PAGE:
His left hand is tattooed with scissors and combs, his hair is cropped short in the latest fashion, and he wears deliberately ripped jeans. Thirty-year-old Ahmad looks like many young male hairdressers in Lebanon.
However, looks can be deceiving.
Ahmad, who asked for his name to be changed out of fear of retaliation against his family back in Syria, is trying hard to maintain a veneer of normality in his life.
Ten days ago, one of his worst fears was confirmed: he was told his older brother Moustafa – whose name has also been changed – died in Damascus in July 2013.
The news – after years of uncertainty – came a few months after Ahmad's own release from a Lebanese prison where he served a four-year sentence for drug trafficking, a charge he denies, coupled with a divorce.
The experience, he says, has made him fearless.
"That's why I'm talking to you," he laughs, sitting in the tent he shares with his brother and his wife and the latter's three children in a refugee camp in Bar Elias, in Lebanon's Bekaa Valley, a fertile basin known for its vineyards and agricultural produce.
Many Syrians living in the Bekaa, as it is better known, were recently informed of a relative's death in prison. Most are reluctant to speak about the matter as they fear repercussions being meted out to relatives who remain in Syria.
Around 1.5 million Syrians now reside in Lebanon according to local authorities, though a little under a million are officially registered with the United Nations refugee agency (UNHCR).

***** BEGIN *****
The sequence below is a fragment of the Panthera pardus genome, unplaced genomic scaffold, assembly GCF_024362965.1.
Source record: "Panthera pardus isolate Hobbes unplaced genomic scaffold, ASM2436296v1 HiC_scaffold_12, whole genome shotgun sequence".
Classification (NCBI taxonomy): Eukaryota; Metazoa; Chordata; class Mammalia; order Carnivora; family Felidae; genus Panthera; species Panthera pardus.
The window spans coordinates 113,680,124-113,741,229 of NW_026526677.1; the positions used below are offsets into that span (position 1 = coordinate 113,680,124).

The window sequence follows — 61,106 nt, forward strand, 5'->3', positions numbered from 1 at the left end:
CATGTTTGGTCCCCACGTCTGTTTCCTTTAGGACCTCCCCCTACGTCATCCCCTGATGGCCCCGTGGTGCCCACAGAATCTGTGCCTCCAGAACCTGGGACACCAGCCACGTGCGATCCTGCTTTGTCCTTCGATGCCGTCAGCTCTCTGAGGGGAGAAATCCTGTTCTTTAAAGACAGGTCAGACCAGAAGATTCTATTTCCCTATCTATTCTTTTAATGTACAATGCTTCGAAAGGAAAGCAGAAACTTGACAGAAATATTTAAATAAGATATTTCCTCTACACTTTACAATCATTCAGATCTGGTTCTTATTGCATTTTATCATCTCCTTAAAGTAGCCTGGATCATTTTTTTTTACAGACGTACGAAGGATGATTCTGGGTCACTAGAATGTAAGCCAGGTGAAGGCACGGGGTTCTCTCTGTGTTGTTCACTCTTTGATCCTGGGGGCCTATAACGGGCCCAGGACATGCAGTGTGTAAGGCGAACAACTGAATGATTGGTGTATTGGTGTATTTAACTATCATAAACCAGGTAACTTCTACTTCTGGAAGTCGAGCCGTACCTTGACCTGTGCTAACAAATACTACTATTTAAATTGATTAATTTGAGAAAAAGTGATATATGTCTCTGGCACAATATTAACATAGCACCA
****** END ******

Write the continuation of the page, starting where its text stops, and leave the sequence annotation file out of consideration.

"In my heart, I can't believe my brother is actually dead," says Ahmad, scrolling on his phone through the only three pictures he has of his sibling. "They just told us that so that we would stop asking."
Despite their doubts, the sense of grief has enveloped them, with the family adding condolence messages to those same pictures.
"May God bless him," and "Waiting has killed us," read two such notices.
Perhaps incongruously, one picture features Moustafa posing with his baby son, with what seems to be the tip of a Kalashnikov rifle visible near his face.
The weapon, at the very least, is a visual reminder of how the uprising against Syrian President Bashar Al Assad has played a part in the family's loss.
According to Ahmad, who fled his country in April 2011 to avoid conscription, Moustafa "joined peaceful demonstrations at first, but took up arms after the government destroyed our homes".
Moustafa was arrested with three friends in April 2012 by vigilantes in the village of Kafr Abad, just north of his hometown, Homs, a city that fell early to rebel forces. All four men were handed over to Syrian security services by their captors. Ahmad believes that all of them were executed by firing squad on terrorism charges.
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The Assad regime started handing out death certificates in April, says Fadel Abdul Ghany, founder of the Syrian Network for Human Rights. Up to now 790 death certificates have been issued, including for nine children and one woman. This figure is not to be confused with the thousands of cases of death by torture in Syrian prisons since the beginning of the uprising, said Mr Abdul Ghany.